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Gerald Graham Alderson FRCS 1884 - 1961

Royal College of Surgeons (MRCS)

Gerald Graham Alderson was born in Jesmond, Newcastle-upon-Tyne in 1884, the son of John, a lumber merchant, and Jane Isabella Alderson. He attended Durham School and later won a place at Caius College, Cambridge where he took a first class honours in the Natural Sciences Tripos of 1906 and was appointed a Licentiate of the Royal College of Physicians (LRCP).

He was appointed a Member of the Royal College of Surgeons (MRCS) in 1909 and Bachelor of Medicine and Surgery (MBBCh.) in 1910, being appointed a Fellow of the Royal College of Surgeons (FRCS) in July 1912.

During this period he worked at University College Hospital, London, where he was obstetric registrar, St Thomas Hospital, London and at hospitals in Berlin and Vienna.
At the outbreak of the First World War in 1914 he immediately volunteered to join the Royal Army Medical Corps (RAMC) as an officer cadet. He was gazetted as a Lieutenant on probation in September 1914 and posted to France. He was made full Lieutenant in July 1915 and by the beginning of 1918 had achieved the rank of acting Major. He was demobbed in 1919 having been awarded the Victory Medal and 1916 Star.
During this time he married Marguerite Norah Pasteur (b. 1893, d. 1962), the wedding taking place at St Andrews Marylebone, London, on June 4 1917. They had three children:
The first child, Raymond Pasteur Alderson, b 1918 London, died in Libya in 1942 whilst serving with the Friends Ambulance Unit attached to the Free French Army.
The second son – John Jeffrey Alderson b 1921 Warwickshire d. 1933 Warwickshire (age 12).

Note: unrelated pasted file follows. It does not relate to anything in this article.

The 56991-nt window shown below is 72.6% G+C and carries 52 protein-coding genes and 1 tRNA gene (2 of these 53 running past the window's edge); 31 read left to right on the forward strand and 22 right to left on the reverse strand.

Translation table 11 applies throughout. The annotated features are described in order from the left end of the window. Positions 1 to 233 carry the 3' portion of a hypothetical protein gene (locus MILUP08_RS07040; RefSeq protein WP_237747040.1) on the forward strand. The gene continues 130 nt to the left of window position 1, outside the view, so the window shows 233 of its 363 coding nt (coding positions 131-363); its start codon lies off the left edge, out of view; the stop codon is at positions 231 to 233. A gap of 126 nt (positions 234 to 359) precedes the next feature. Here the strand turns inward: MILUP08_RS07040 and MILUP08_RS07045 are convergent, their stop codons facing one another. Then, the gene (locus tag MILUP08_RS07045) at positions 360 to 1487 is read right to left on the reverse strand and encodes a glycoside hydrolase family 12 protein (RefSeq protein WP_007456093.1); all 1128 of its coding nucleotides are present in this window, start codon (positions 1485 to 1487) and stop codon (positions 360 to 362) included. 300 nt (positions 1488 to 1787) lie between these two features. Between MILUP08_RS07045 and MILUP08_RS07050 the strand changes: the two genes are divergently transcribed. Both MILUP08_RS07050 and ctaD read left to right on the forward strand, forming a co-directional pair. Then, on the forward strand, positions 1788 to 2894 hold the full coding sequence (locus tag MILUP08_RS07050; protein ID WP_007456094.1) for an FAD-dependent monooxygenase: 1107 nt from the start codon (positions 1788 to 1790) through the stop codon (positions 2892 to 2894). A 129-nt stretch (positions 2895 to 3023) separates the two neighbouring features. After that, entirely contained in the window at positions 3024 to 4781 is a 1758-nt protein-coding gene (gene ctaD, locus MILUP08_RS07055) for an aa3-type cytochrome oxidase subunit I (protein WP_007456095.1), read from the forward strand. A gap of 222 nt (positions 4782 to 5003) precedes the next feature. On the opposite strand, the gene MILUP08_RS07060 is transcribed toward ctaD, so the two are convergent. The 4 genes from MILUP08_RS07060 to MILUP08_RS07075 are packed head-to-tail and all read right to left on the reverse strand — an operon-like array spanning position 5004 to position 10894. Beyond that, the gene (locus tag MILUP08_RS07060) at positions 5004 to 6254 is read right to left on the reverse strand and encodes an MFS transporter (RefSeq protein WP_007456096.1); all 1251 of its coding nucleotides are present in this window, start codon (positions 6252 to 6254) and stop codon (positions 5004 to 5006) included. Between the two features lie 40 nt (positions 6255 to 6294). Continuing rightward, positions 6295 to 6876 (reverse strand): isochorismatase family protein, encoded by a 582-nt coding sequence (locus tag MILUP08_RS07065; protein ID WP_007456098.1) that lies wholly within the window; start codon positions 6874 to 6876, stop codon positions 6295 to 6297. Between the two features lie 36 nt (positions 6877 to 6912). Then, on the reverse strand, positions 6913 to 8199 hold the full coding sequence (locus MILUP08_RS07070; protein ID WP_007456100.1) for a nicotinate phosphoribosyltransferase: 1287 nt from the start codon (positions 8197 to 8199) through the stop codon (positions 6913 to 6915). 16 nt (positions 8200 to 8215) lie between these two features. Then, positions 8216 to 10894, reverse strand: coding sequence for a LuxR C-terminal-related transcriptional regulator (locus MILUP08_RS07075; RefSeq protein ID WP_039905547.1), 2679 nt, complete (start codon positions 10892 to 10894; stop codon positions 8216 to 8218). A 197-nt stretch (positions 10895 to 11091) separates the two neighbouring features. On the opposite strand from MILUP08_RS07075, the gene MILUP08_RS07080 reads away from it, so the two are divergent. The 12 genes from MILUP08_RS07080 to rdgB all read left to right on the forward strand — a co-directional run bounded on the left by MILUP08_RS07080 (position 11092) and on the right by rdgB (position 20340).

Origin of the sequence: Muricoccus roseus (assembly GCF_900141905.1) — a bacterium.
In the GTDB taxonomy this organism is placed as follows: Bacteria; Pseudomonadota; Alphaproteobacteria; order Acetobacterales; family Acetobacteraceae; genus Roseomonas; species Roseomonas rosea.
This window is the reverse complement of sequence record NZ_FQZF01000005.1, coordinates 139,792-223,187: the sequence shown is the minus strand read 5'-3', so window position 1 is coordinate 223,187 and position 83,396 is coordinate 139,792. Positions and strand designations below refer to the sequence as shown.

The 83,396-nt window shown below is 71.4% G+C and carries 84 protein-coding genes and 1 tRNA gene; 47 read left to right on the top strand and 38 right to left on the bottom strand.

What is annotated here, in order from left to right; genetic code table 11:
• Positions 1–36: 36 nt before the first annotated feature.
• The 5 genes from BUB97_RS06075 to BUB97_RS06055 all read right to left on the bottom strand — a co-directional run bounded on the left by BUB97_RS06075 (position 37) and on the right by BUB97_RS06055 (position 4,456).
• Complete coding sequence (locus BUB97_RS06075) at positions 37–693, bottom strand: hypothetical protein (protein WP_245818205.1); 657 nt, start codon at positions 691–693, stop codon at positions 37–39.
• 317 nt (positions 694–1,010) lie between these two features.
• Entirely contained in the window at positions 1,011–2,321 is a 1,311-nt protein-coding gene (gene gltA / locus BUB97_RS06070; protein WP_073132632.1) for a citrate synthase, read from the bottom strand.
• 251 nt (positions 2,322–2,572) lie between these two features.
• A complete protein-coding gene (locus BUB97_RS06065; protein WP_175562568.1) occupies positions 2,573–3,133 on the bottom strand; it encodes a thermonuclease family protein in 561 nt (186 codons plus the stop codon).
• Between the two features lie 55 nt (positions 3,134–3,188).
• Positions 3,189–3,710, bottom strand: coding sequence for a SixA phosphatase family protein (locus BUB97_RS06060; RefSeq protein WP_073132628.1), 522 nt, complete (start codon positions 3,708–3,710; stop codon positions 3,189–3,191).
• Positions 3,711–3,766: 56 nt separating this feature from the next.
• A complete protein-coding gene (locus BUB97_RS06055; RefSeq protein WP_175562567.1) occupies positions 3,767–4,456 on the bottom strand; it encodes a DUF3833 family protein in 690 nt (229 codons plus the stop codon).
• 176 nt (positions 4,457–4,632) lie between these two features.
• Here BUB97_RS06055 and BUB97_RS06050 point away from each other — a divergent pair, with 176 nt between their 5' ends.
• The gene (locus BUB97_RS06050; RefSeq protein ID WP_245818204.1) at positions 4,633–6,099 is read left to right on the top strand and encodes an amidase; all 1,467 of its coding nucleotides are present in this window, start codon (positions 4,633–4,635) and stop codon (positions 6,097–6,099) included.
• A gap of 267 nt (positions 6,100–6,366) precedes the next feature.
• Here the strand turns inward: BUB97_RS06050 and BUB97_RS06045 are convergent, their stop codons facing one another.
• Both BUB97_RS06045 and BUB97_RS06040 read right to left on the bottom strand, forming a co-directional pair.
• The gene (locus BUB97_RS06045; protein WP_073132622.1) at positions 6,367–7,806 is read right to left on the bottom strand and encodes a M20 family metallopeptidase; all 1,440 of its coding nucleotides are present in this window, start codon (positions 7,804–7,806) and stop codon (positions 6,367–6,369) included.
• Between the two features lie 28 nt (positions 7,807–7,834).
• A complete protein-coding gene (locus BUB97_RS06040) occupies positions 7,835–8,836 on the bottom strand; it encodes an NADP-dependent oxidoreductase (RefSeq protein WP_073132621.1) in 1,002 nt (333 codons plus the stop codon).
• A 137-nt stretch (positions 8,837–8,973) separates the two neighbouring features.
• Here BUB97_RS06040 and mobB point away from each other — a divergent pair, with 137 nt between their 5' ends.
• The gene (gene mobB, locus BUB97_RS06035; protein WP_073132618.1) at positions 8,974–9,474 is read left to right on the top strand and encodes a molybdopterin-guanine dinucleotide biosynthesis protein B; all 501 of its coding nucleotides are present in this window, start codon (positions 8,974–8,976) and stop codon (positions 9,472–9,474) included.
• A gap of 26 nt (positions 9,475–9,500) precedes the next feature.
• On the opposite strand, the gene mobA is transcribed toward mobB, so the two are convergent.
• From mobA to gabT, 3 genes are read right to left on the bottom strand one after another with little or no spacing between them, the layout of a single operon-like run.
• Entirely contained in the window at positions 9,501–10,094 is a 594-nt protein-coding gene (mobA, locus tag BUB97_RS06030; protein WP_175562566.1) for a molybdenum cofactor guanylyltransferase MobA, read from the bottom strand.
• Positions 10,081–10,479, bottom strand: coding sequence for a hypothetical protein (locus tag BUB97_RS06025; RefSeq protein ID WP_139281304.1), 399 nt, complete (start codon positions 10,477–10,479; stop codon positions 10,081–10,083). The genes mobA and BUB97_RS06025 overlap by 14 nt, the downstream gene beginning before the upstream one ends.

Their third son, Jeffrey Gerald Alderson b. 7 June 1934 in Leamington Spa.
The family moved to Warwickshire in 1920, firstly to Leamington when Gerald became a surgeon at Warneford Hospital, later moving to Dudley House, Kenilworth, before settling at The Cottage in the village of Offchurch where they were active members of the Parish Church.
He was a gynaecologist at three local hospitals: Warneford in Leamington, Warwick and Shipston-on-Stour, and with a private surgical nursing home, Priors Nursing Home on Lillington Road, which had a high reputation with many local GPs referring a wide range of their surgery cases to him.
During the Second World War he was appointed Group Officer in the Ministry of Health’s Emergency Medical Service for Coventry, providing advice and guidance for those involved in emergency first aid and casualty management.
As a member of the Guild of Plumbers he was made a Freeman of the City of Newcastle-upon-Tyne, an honour since bestowed on his son Jeffery and his granddaughter Georgia.
His masonic career began in 1920 when he was initiated into Shakespeare Lodge, No 285, remaining a subscribing member until his death. He was appointed Junior Deacon in 1923, Senior Deacon in 1924 and installed as Master in 1927.
He was appointed Assistant Provincial Grand Master for the Province of Warwickshire in 1942 – a post held until 1955 – being appointed Past Grand Deacon of the United Grand Lodge of England in 1947.


His other notable public office was as Hon. Sec. of the North Warwickshire Hunt and he died whilst riding with the hunt at Austy Wood near Henley-in-Arden on 28th October 1961, aged 77.
An active member of the Board of Directors of the Masonic Rooms, (then at 3 High Street), he was one of the prime investigator amongst the Board in purchasing 23 High Street for the use of Warwickshire Masons, now known as Alderson House in his honour.
Compiled and written by Frank N Collier
Archivist: Alderson House.
Grateful thanks are extended to the Museums and Archives Section, The Royal College of Surgeons of England and Bro. David Baynham, Museum Assistant, The Royal Regiment of Fusiliers (Royal Warwickshire) in compiling this biography.